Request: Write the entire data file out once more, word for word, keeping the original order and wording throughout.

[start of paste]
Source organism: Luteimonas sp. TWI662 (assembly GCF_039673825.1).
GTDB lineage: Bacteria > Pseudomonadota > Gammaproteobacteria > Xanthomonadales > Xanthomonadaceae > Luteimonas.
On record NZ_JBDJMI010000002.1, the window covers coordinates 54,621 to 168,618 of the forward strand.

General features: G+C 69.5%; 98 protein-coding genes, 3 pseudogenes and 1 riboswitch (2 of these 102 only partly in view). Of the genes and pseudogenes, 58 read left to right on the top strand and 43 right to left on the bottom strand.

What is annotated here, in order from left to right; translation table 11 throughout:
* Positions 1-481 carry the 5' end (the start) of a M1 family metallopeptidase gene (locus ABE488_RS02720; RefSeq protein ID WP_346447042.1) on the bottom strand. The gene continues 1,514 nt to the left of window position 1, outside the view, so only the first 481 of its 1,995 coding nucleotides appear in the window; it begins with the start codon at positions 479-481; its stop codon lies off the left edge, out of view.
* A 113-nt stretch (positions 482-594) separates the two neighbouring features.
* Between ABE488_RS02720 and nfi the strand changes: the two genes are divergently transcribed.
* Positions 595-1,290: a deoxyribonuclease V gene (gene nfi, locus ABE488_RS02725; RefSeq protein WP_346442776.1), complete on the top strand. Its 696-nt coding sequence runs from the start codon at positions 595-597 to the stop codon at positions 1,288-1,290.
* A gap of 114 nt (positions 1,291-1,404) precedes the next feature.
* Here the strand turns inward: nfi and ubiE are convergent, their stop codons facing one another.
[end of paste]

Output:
Source organism: Luteimonas sp. TWI662 (assembly GCF_039673825.1).
GTDB lineage: Bacteria > Pseudomonadota > Gammaproteobacteria > Xanthomonadales > Xanthomonadaceae > Luteimonas.
On record NZ_JBDJMI010000002.1, the window covers coordinates 54,621 to 168,618 of the forward strand.

General features: G+C 69.5%; 98 protein-coding genes, 3 pseudogenes and 1 riboswitch (2 of these 102 only partly in view). Of the genes and pseudogenes, 58 read left to right on the top strand and 43 right to left on the bottom strand.

What is annotated here, in order from left to right; translation table 11 throughout:
* Positions 1-481 carry the 5' end (the start) of a M1 family metallopeptidase gene (locus ABE488_RS02720; RefSeq protein ID WP_346447042.1) on the bottom strand. The gene continues 1,514 nt to the left of window position 1, outside the view, so only the first 481 of its 1,995 coding nucleotides appear in the window; it begins with the start codon at positions 479-481; its stop codon lies off the left edge, out of view.
* A 113-nt stretch (positions 482-594) separates the two neighbouring features.
* Between ABE488_RS02720 and nfi the strand changes: the two genes are divergently transcribed.
* Positions 595-1,290: a deoxyribonuclease V gene (gene nfi, locus ABE488_RS02725; RefSeq protein WP_346442776.1), complete on the top strand. Its 696-nt coding sequence runs from the start codon at positions 595-597 to the stop codon at positions 1,288-1,290.
* A gap of 114 nt (positions 1,291-1,404) precedes the next feature.
* Here the strand turns inward: nfi and ubiE are convergent, their stop codons facing one another.